Nigeria to combat oil theft and illegal bunkering
Minister for the Economy and Minister of Finance, Dr. Ngozi Okonjo-Iweala, said at a press briefing in Washington DC that the government would resort to withdrawals from the Excess Crude Account (ECA) as an interim measure to ward off any threat to the economy. Nigeria has a balance of $7 billion in ECA.
“In dealing with the impact of this on revenue, the government has had to draw on the Excess Crude Account (ECA), which was set up precisely for this purpose; that is to deal with unanticipated losses due to output and price variation. “The president has been briefed on these developments and action is presently being taken on different fronts. He (president) has ordered the navy to increase its patrols around the hotspots for oil theft and illegal bunkering,” she said.
Giving an insight into the state of the nation’s economy, she explained that Nigeria is losing a total of about 300,000 barrels per day arising from recent shut-in of Shell Nembe operations, shut-in owing to force majeure declared at Qua Iboe Terminal, which has led to a loss of 65,000 pbd and other losses , including those by Agip, and at Okono, Brass and Amenam Terminals due to repair work on equipment.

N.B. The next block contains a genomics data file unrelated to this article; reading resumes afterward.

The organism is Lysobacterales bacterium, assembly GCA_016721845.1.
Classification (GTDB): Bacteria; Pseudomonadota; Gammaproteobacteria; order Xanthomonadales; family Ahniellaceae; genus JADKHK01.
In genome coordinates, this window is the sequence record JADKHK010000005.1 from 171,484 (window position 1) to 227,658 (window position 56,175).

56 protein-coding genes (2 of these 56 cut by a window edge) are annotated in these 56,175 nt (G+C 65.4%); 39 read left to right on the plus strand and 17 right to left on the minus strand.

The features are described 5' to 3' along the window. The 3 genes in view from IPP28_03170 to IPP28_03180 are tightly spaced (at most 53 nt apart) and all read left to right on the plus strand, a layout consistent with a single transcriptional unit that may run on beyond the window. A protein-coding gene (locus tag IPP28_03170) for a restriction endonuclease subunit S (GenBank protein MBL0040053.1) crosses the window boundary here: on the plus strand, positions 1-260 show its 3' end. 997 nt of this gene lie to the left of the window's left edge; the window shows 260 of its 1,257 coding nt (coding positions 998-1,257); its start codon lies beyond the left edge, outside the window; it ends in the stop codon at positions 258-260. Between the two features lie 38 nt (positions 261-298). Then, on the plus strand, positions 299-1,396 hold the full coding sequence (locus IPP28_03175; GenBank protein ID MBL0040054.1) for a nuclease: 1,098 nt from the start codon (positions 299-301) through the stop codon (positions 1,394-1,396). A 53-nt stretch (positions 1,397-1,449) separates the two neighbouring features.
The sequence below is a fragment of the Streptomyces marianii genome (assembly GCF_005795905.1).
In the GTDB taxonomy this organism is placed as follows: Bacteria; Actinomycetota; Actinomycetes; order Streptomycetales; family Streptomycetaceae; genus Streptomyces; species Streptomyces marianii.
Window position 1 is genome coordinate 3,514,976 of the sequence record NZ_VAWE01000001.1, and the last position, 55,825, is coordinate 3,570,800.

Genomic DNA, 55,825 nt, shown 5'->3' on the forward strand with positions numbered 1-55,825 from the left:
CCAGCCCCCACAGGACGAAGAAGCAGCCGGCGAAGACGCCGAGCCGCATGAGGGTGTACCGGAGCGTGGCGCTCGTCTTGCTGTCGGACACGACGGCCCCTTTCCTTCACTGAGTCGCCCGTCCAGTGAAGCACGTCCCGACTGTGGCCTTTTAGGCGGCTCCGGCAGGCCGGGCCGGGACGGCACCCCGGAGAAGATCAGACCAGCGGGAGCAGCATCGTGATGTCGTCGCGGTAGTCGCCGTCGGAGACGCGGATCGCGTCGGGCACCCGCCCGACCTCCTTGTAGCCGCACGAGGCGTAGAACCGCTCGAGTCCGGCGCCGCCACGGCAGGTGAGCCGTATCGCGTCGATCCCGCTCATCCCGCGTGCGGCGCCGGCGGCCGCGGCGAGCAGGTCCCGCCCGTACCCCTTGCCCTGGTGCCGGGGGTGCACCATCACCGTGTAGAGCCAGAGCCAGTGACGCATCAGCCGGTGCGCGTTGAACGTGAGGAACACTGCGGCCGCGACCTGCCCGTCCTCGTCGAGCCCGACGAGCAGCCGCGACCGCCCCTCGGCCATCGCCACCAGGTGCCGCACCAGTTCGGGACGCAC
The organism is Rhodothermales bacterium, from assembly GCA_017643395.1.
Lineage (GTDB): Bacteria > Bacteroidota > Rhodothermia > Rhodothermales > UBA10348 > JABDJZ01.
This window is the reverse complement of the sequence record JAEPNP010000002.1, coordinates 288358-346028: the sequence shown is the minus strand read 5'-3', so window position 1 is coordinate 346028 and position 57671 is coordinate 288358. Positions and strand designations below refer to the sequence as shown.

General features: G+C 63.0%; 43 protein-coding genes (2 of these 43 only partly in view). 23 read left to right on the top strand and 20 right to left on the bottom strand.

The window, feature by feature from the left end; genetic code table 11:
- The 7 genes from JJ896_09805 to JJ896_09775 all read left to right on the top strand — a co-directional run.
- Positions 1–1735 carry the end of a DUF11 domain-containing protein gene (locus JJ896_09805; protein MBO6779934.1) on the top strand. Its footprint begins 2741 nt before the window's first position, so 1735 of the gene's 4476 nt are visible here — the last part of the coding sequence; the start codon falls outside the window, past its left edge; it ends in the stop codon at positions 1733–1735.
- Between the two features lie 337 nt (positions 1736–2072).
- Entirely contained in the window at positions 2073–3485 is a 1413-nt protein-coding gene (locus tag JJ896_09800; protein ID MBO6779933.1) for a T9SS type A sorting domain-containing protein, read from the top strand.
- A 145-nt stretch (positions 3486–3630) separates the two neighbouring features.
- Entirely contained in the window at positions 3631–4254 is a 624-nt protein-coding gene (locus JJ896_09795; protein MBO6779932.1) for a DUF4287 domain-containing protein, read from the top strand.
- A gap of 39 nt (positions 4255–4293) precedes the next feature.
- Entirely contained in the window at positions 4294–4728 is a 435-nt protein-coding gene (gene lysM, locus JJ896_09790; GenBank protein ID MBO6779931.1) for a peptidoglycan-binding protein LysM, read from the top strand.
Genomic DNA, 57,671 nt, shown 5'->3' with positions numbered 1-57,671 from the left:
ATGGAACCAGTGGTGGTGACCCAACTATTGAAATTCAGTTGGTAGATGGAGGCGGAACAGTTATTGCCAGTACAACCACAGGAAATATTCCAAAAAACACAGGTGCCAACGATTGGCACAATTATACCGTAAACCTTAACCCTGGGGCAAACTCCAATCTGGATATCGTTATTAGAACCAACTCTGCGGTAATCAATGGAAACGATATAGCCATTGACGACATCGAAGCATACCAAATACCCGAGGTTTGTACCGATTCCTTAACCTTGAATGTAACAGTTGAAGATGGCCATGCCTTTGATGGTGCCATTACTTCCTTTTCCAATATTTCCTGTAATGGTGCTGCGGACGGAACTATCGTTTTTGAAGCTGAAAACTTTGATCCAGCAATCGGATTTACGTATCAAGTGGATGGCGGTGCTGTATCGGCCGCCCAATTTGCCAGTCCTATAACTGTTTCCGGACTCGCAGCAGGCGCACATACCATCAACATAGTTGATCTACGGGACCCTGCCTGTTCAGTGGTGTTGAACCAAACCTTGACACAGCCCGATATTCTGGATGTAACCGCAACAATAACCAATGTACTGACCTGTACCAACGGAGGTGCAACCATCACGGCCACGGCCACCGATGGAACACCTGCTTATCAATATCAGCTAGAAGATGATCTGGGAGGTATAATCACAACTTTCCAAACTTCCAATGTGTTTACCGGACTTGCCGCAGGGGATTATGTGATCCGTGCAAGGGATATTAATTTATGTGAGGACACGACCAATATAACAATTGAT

In addition, the economy has suffered great loss due to the activities of oil thieves and pipeline vandals, all which has led oil production to fall to between 2.1 and 2.2 mbpd as against the 2013 budget projection of 2.528mbpd. The loss, she added, translated to a drop of $1 billion in revenue per month.
She said government has been aware of the ominous threat to the budget and that was why it has taken proactive steps to stem the losses.
According to her, the Minister of State for Finance, Dr. Yerima Ngama, had at the last session of the Federation Account Allocation Committee (FAAC) meeting alerted the nation to the fact that government was feeling some pressure on its finance arising from the volatility in the oil sector.